It was against this backdrop that Kuniyoshi launched not only his groundbreaking series of full colour, single sheet warrior prints, The 108 Heroes of the Popular Suikoden in 1827 but a series of masterful triptychs depicting the heroic deeds of archaic warriors. These works found instant popularity among the urban middle class. Kuniyoshi timed his work perfectly; there had been attempts at musha-e before - Hokusai had begun the illustrations to the novelisation of the legend years previously, and Katsukawa Shuntei had produced several single sheet prints that accurately predict Kuniyoshi’s own great series by many years. Utagawa Kunisada had also made warrior prints which contained most of the elements of the great Suikoden series but to less applause. Artistically Kuniyoshi’s prints were more instantly impressive. The drawing is more fluid, the composition and design more confident and the vision bolder and more assured. The unaccountable success led swiftly to imitators among his colleagues and latterly his pupils to the extent that there is almost no original input into the genre in terms of style, design or competition until the astounding and original work of his last pupil, Yoshitoshi in the 1880’s. The question remains, especially to western audiences: who are these myriad warriors, what are their deeds and why were they so comprehensively revived?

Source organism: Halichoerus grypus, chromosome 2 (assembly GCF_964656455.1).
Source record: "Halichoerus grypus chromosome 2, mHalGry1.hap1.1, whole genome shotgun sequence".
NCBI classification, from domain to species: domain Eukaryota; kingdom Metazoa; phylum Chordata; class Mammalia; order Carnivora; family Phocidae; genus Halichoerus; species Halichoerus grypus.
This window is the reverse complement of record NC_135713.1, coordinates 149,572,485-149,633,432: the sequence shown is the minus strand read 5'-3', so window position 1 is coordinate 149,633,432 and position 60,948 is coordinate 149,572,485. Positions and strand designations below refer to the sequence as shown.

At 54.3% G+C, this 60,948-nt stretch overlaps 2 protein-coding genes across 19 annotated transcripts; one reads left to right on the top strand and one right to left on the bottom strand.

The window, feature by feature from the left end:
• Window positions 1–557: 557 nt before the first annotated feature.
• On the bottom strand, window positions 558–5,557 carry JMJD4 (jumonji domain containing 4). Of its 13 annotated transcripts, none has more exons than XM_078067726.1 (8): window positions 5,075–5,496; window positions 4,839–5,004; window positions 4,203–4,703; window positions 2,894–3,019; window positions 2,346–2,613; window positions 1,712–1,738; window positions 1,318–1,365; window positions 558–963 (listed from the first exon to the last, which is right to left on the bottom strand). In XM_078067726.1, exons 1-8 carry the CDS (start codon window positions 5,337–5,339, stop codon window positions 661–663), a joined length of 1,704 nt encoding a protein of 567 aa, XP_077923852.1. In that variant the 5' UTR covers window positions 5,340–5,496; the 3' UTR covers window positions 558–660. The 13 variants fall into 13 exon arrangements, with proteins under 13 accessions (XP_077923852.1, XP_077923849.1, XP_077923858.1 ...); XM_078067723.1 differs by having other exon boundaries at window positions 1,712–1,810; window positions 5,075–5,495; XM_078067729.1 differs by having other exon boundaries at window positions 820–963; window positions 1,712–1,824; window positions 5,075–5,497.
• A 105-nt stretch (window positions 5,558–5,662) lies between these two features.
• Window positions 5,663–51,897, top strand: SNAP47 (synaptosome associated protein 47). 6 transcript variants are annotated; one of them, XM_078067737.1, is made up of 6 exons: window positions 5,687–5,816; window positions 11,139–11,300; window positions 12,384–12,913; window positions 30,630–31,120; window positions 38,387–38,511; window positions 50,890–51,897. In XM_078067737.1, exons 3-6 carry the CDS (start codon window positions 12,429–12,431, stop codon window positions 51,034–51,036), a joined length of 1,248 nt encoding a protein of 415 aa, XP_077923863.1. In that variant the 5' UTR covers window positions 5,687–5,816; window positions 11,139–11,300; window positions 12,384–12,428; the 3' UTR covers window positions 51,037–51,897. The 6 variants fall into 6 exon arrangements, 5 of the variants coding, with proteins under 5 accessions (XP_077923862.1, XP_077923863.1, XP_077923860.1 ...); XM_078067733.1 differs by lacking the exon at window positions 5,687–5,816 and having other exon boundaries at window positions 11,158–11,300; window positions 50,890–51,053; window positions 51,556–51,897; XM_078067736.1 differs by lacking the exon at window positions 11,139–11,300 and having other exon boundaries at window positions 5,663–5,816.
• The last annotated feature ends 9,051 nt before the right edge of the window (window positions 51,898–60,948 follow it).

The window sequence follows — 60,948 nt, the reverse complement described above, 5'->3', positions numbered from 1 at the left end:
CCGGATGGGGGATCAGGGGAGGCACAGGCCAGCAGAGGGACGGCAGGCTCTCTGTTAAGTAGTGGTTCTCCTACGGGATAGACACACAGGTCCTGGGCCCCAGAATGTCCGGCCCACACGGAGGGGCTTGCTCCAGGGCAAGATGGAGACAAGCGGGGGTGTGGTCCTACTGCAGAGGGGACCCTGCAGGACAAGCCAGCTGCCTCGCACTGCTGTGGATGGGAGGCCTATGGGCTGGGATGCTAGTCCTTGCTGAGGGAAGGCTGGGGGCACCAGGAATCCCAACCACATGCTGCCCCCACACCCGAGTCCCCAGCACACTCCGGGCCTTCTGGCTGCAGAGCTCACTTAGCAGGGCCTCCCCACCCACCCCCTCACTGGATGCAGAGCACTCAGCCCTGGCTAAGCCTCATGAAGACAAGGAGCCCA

The current show at the Toshidama Gallery, Kuniyoshi to Yoshitoshi - Reviving the Warrior Class, has twenty-five warrior prints, from an early Shuntei of the 1810’s to late Yoshitoshi in the 1880’s and a fine Toshihide of 1893. There is a distinct trend in subject matter, not just in the show but in the overall output of artists during the century. The earliest warrior prints are all romantic myth-making - Suikoden heroes and wild, magical beasts. As the century (and disaffection) takes hold  there is evidence of thinly disguised subversion, a deliberate (and dangerous) flouting of laws banning historic characters later than the sixteenth century. It is well known that Kuniyoshi was an admirer of the sixteenth century general Hideyoshi. The Tokugawa regime were particularly sensitive about this figure since whilst unifying Japan, he was deposed by the consolidation of power that led to the centuries long shogunate. Artists and writers risked severe penalties for making any reference to Hideyoshi, his crest, his campaigns or his generals. As early as his Suikoden series, Kuniyoshi was already disguising historic characters as Hideyoshi or his generals, a trend that continued throughout his career - even the gourd cartouche that Kuniyoshi adopted was homage to Hideyoshi’s thousand gourd standard. Kuniyoshi and his pupils revelled in direct and indirect prints of these historic events that can only be seen as anti-Tokugawa propaganda. In the current exhibition eight out of the twenty-four prints feature Hideyoshi or battles associated with him - a trend that gathered pace mid - century as the shogunate started to lose its grip on power.